Detroit Riots in 1967 About Civil Rights Changed Lives, Perhaps the City Itself.

#detroitriots #civilrights #raceriots

This is the final installment of a series that I have offered on my family’s experience living in Detroit during the mid-1960’s, a period of violent social unrest and the battle over Civil Rights. Readers are urged to read the previous post(s) before wading into this one.

John J. Hohn, Author

By Thursday, July 27, 1967, the rioting on the east side of Detroit stopped. The army had taken charge. The same was not true on the west side where the National Guard was deployed. The National Guard was under army command, but the units on duty were still led by their own officers.

Businesses in the downtown area—the banks, insurance companies, brokerage houses, and others—opened for business on Thursday in spite of the continuing turmoil. About 60 percent of our employees reported to work. My department went to work on the huge backlog of work that we knew would result in a deluge of telephone complaints as soon as the agency force returned to work.

The previous day, I had called the supervisor who reported to me and invited her and her mother to come stay with us until the rioting stopped. She lived in the troubled area, but she declined our invitation saying the she felt things were settling down. On Thursday, she and I began calling the employees who had not reported. Most agreed that, barring any increased violence, they would report the following day.

Thursday was also a relatively quiet day in the riot area. Fires were still being set, but National Guardsmen were no longer permitted to carry live ammunition. Preparations were being made for their withdrawal so that city could be put back into the hands of local authorities.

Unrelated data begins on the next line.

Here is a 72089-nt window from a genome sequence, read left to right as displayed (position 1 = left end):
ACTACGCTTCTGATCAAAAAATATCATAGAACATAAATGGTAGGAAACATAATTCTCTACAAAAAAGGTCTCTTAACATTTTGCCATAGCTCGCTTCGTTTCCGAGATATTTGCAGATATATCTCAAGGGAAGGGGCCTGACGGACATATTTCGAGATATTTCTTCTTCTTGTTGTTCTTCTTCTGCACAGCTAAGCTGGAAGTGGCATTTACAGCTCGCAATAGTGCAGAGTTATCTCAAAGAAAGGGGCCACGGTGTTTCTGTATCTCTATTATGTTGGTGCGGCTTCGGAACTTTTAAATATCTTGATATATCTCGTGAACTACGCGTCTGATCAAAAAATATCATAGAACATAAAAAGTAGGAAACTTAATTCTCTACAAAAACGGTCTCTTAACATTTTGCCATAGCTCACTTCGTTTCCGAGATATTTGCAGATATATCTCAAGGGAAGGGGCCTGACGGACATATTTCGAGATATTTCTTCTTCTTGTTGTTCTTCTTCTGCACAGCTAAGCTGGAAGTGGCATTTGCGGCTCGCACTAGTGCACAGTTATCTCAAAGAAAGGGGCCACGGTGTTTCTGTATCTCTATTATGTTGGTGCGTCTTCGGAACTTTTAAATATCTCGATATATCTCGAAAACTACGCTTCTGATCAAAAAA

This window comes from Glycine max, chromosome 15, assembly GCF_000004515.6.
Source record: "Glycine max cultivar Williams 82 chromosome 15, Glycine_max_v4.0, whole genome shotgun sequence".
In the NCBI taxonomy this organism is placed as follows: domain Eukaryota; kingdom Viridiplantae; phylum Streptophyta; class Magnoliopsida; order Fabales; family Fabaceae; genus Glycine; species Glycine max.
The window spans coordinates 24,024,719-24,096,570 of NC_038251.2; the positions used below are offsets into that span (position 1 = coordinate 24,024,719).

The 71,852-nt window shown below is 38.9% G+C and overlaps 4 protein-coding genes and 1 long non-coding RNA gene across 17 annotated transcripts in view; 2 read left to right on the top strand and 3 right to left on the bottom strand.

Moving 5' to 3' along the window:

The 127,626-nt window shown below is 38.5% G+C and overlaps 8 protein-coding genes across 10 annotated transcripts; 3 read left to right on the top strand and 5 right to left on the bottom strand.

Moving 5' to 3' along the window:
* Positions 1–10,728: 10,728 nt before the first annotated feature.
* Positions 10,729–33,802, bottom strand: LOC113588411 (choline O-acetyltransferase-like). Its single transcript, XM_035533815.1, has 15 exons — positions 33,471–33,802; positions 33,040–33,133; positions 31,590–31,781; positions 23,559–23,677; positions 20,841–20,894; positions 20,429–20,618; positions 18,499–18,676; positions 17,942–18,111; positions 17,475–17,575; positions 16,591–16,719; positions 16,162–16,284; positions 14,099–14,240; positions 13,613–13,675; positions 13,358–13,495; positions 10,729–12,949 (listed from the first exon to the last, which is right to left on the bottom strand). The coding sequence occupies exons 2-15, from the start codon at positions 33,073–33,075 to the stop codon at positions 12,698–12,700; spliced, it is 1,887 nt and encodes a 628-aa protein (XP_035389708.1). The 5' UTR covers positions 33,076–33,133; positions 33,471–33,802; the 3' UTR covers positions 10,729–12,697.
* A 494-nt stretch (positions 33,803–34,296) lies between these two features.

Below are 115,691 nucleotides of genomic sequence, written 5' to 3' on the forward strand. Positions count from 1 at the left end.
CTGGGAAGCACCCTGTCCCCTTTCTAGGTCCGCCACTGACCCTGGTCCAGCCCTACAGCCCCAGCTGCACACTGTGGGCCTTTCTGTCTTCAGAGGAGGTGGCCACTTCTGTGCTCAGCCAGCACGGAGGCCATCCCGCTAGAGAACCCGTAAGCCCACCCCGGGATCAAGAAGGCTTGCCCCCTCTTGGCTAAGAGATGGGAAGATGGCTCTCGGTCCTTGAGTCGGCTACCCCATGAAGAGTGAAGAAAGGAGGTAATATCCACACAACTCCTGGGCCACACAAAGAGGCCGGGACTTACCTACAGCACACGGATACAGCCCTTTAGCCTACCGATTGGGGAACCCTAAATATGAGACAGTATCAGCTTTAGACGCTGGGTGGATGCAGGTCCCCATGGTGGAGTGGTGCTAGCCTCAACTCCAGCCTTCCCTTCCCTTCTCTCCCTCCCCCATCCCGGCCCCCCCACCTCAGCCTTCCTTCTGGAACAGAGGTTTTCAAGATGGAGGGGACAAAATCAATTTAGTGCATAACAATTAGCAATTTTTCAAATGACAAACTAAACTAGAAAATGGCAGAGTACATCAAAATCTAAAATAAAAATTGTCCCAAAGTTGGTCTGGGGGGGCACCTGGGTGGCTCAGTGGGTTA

Peace and quiet may have returned to the inner city, but the lives of many were changed by all that had transpired. One of the older women working in my department sounded very frightened when I called her on Friday. She said that she did not want to leave her apartment. A neighbor went out to get her groceries for her. I felt her fear was understandable given her age, but she reported still being afraid on Monday even after a calm weekend. I told her that the company would allow Thursday and Friday as excused absences, but any additional time taken would be recorded as vacation time. I called her every day for a week. Each time she reported that she was afraid to leave her apartment. When her vacation time ran out, I told her that she would not be paid if she did not report for work. I held her job open for two more weeks, expecting that she would eventually be convinced to catch the bus and report in for work.

With a pressing backlog of work, I could not hold her position open indefinitely. I called her and reassured her that others from her neighborhood were making it safely to and from work every day, but she was not persuaded. A month after the violence ended, she was still in the grips of the worst of her fears. She was resigned to losing her job. She would not leave her apartment. I could hear the fear in her voice and nothing I could say made any difference.